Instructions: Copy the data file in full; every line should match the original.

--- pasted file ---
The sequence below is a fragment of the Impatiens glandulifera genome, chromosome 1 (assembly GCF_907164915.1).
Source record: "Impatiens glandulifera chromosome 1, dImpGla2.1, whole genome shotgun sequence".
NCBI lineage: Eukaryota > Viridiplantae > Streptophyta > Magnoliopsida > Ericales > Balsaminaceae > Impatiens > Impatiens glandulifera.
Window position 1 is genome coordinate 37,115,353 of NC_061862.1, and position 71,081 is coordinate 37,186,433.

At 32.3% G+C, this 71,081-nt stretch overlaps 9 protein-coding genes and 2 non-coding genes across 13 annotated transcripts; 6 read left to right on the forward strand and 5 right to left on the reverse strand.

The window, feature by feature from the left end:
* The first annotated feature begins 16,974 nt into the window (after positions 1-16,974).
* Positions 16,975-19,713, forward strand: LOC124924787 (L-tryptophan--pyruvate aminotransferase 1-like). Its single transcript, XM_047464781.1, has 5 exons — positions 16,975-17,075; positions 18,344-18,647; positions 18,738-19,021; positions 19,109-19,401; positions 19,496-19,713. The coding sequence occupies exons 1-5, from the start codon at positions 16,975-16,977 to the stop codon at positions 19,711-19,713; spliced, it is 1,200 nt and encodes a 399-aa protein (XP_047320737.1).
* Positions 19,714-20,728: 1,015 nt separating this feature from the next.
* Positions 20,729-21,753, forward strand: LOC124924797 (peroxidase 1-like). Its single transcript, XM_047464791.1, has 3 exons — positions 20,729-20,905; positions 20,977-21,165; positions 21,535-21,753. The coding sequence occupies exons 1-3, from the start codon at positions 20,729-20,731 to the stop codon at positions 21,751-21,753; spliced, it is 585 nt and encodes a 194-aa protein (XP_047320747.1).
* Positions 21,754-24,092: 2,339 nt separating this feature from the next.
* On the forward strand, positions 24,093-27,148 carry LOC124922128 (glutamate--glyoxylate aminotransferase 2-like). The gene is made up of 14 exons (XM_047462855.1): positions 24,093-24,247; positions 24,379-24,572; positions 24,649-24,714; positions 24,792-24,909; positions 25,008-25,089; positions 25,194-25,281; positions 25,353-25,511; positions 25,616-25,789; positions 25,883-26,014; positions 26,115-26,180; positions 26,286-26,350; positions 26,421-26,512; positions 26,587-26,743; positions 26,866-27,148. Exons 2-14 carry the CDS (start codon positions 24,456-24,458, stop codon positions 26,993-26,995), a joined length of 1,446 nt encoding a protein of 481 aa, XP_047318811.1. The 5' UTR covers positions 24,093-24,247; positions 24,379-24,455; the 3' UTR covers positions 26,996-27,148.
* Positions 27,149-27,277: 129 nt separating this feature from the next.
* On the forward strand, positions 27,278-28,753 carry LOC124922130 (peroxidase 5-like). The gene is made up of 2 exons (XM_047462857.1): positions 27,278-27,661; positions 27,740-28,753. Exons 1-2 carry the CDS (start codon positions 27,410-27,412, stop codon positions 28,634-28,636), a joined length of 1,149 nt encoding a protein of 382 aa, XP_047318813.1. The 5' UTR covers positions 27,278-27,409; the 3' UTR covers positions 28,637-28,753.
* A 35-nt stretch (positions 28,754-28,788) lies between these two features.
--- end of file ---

The sequence below is a fragment of the Impatiens glandulifera genome, chromosome 1 (assembly GCF_907164915.1).
Source record: "Impatiens glandulifera chromosome 1, dImpGla2.1, whole genome shotgun sequence".
NCBI lineage: Eukaryota > Viridiplantae > Streptophyta > Magnoliopsida > Ericales > Balsaminaceae > Impatiens > Impatiens glandulifera.
Window position 1 is genome coordinate 37,115,353 of NC_061862.1, and position 71,081 is coordinate 37,186,433.

At 32.3% G+C, this 71,081-nt stretch overlaps 9 protein-coding genes and 2 non-coding genes across 13 annotated transcripts; 6 read left to right on the forward strand and 5 right to left on the reverse strand.

The window, feature by feature from the left end:
* The first annotated feature begins 16,974 nt into the window (after positions 1-16,974).
* Positions 16,975-19,713, forward strand: LOC124924787 (L-tryptophan--pyruvate aminotransferase 1-like). Its single transcript, XM_047464781.1, has 5 exons — positions 16,975-17,075; positions 18,344-18,647; positions 18,738-19,021; positions 19,109-19,401; positions 19,496-19,713. The coding sequence occupies exons 1-5, from the start codon at positions 16,975-16,977 to the stop codon at positions 19,711-19,713; spliced, it is 1,200 nt and encodes a 399-aa protein (XP_047320737.1).
* Positions 19,714-20,728: 1,015 nt separating this feature from the next.
* Positions 20,729-21,753, forward strand: LOC124924797 (peroxidase 1-like). Its single transcript, XM_047464791.1, has 3 exons — positions 20,729-20,905; positions 20,977-21,165; positions 21,535-21,753. The coding sequence occupies exons 1-3, from the start codon at positions 20,729-20,731 to the stop codon at positions 21,751-21,753; spliced, it is 585 nt and encodes a 194-aa protein (XP_047320747.1).
* Positions 21,754-24,092: 2,339 nt separating this feature from the next.
* On the forward strand, positions 24,093-27,148 carry LOC124922128 (glutamate--glyoxylate aminotransferase 2-like). The gene is made up of 14 exons (XM_047462855.1): positions 24,093-24,247; positions 24,379-24,572; positions 24,649-24,714; positions 24,792-24,909; positions 25,008-25,089; positions 25,194-25,281; positions 25,353-25,511; positions 25,616-25,789; positions 25,883-26,014; positions 26,115-26,180; positions 26,286-26,350; positions 26,421-26,512; positions 26,587-26,743; positions 26,866-27,148. Exons 2-14 carry the CDS (start codon positions 24,456-24,458, stop codon positions 26,993-26,995), a joined length of 1,446 nt encoding a protein of 481 aa, XP_047318811.1. The 5' UTR covers positions 24,093-24,247; positions 24,379-24,455; the 3' UTR covers positions 26,996-27,148.
* Positions 27,149-27,277: 129 nt separating this feature from the next.
* On the forward strand, positions 27,278-28,753 carry LOC124922130 (peroxidase 5-like). The gene is made up of 2 exons (XM_047462857.1): positions 27,278-27,661; positions 27,740-28,753. Exons 1-2 carry the CDS (start codon positions 27,410-27,412, stop codon positions 28,634-28,636), a joined length of 1,149 nt encoding a protein of 382 aa, XP_047318813.1. The 5' UTR covers positions 27,278-27,409; the 3' UTR covers positions 28,637-28,753.
* A 35-nt stretch (positions 28,754-28,788) lies between these two features.